Task force needs about 10 days to douse Sumatra fire: Minister

The multinational task force helping Indonesia to put out fires in South Sumatra has met with some success, but it will take about 10 days before the flames can be largely extinguished, said a minister.

"We will not be able to completely contain the fires unless we have three to four days of heavy rain," said Indonesian Coordinating Minister for Political, Legal and Security Affairs Luhut Pandjaitan at a briefing on the haze crisis yesterday.

He was alluding to the extended dry weather, exacerbated by a longer El Nino season this year, which has made it harder to completely douse the fires on peatlands starved of rain.

Besides the dry season, the smoke from forest fires has reduced visibility in the skies, limiting the number of sorties for water-bombing or cloud-seeding operations.

Indonesia this week opened up its skies to groups from Singapore, Malaysia, Russia, China and Australia for multilateral firefighting operations focused on South Sumatra's Ogan Komering Ilir and Musi Banyuasin regencies. These are among the worst hit by the fires this year.

The Indonesian authorities have also ramped up enforcement efforts - against not just individuals, but also corporate bigwigs linked to illegal forest fires causing the haze.

National police chief Badrodin Haiti said that of the 48 plantation companies being investigated for illegal forest fires, 12 have been declared suspects.

These firms, run by Indonesians or owned by investors from Malaysia and China, are in addition to as many as 209 individual suspects not officially linked to any firms.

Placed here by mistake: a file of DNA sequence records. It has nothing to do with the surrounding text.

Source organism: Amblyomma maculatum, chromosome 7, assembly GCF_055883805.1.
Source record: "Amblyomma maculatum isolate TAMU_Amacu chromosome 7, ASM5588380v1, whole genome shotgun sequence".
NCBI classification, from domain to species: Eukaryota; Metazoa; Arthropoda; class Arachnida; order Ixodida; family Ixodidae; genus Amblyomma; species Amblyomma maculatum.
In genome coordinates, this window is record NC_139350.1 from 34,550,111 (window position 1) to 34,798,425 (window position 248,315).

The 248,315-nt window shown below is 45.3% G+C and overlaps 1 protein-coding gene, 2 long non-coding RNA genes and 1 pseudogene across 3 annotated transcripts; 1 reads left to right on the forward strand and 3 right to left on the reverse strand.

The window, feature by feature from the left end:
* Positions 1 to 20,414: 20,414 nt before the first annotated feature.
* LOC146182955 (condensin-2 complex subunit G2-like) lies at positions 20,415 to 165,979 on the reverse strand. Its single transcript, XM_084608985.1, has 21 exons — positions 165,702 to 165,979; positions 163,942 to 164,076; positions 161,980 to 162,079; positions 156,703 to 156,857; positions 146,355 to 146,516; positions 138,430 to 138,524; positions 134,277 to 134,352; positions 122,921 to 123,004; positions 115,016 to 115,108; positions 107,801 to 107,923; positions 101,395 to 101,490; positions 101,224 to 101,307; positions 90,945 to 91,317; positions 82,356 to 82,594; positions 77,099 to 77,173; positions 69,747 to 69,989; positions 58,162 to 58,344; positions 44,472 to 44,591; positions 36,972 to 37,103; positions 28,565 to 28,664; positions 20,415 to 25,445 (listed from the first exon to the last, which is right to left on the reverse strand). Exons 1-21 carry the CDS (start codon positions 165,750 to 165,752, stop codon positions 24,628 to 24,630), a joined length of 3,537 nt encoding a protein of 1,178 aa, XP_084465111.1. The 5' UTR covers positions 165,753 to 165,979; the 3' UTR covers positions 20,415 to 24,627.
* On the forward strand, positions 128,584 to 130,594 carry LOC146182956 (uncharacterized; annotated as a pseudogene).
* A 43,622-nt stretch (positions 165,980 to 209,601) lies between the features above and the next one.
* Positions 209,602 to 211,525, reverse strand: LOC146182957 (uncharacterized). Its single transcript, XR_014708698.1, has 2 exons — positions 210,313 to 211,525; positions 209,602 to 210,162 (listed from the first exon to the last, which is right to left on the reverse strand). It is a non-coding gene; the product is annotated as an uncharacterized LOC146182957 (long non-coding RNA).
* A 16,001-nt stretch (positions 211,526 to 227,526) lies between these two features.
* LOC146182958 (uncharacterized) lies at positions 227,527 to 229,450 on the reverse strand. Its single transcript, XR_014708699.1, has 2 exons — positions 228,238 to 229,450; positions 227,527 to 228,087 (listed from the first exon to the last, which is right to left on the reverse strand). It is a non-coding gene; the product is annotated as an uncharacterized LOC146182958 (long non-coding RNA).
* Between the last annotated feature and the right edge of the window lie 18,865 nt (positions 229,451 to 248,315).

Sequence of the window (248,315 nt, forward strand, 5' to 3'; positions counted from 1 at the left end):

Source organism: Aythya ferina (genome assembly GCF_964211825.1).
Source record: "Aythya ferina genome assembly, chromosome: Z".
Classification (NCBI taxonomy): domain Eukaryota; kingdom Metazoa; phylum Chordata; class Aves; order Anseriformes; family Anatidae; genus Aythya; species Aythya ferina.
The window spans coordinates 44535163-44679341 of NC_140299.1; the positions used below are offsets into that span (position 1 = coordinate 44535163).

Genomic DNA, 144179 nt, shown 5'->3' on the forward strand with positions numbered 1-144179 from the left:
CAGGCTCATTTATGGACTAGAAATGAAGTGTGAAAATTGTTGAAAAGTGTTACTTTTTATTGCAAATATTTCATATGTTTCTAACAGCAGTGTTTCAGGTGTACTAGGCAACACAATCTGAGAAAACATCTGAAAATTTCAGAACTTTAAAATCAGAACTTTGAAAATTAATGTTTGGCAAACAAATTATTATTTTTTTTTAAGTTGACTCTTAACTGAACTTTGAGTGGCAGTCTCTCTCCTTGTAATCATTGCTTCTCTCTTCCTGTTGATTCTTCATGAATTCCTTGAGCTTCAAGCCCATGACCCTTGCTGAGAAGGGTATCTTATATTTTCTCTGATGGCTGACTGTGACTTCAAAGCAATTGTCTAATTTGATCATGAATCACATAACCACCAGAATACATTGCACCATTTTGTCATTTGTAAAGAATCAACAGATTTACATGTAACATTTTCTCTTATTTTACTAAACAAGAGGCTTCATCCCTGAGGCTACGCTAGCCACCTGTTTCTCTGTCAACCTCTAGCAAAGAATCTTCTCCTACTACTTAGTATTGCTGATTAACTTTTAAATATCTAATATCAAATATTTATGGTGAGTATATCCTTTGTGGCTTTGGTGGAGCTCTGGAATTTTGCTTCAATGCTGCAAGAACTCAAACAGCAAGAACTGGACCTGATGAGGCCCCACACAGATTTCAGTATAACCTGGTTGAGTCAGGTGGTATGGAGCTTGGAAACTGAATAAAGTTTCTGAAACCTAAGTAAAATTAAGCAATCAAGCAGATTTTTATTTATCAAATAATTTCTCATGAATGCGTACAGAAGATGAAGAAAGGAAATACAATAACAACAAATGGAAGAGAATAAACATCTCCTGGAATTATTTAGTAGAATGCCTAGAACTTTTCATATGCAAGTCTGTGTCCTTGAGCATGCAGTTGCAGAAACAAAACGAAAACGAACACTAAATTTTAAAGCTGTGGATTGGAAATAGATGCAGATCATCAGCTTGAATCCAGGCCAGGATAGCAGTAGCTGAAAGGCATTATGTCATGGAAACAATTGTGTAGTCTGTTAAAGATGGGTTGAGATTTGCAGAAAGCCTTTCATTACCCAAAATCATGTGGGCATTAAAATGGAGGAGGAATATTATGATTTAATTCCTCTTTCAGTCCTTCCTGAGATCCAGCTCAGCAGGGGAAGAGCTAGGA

The 12 companies face fines of between 3 billion rupiah (S$300,000) and 10 billion rupiah, and their boards of directors may be jailed for up to 10 years if found guilty, said General Badrodin yesterday at the same briefing in Jakarta.

This move comes after Indonesian President Joko Widodo gave the police the unprecedented order of tracking down owners of firms suspected of being involved in starting the fires.

Meanwhile, the majority of the multilateral firefighting resources have been deployed in South Sumatra, where conditions had worsened in recent weeks, said Indonesia's disaster management agency, BNPB.

"This morning, the conditions were still very bad in Ogan Komering Ilir, the main operations zone," said Mr Luhut, who has of late taken the lead in resolving this latest haze crisis. "The severity of the burning was very high."

The number of hot spots as of yesterday morning fell only slightly compared with the day before, he said. This has reduced visibility in Ogan Komering Ilir to about 100m.

Operations by the multinational groups deployed to fight fires in South Sumatra began on Sunday.

A Republic of Singapore Air Force CH-47D Chinook helicopter hauling a 5,000-litre heli-bucket arrived in Palembang at the weekend and operated alongside a Bombardier CL415 water bomber from the Malaysian Maritime Enforcement Agency. These aircraft joined two water bombers from Indonesia's Environment and Forestry Ministry and six choppers from the BNPB.

More reinforcements are expected to arrive, said Indonesian Foreign Minister Retno Marsudi. They include an L-100 Hercules water bomber from Australia, which will arrive today, and two Beriev Be-200 water bombers from Russia, said Ms Retno.

She added that Japan will soon send chemistry experts who are expected to help Indonesia enhance additives to boost the water-bombing operations.

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This article was first published on Oct 13, 2015.
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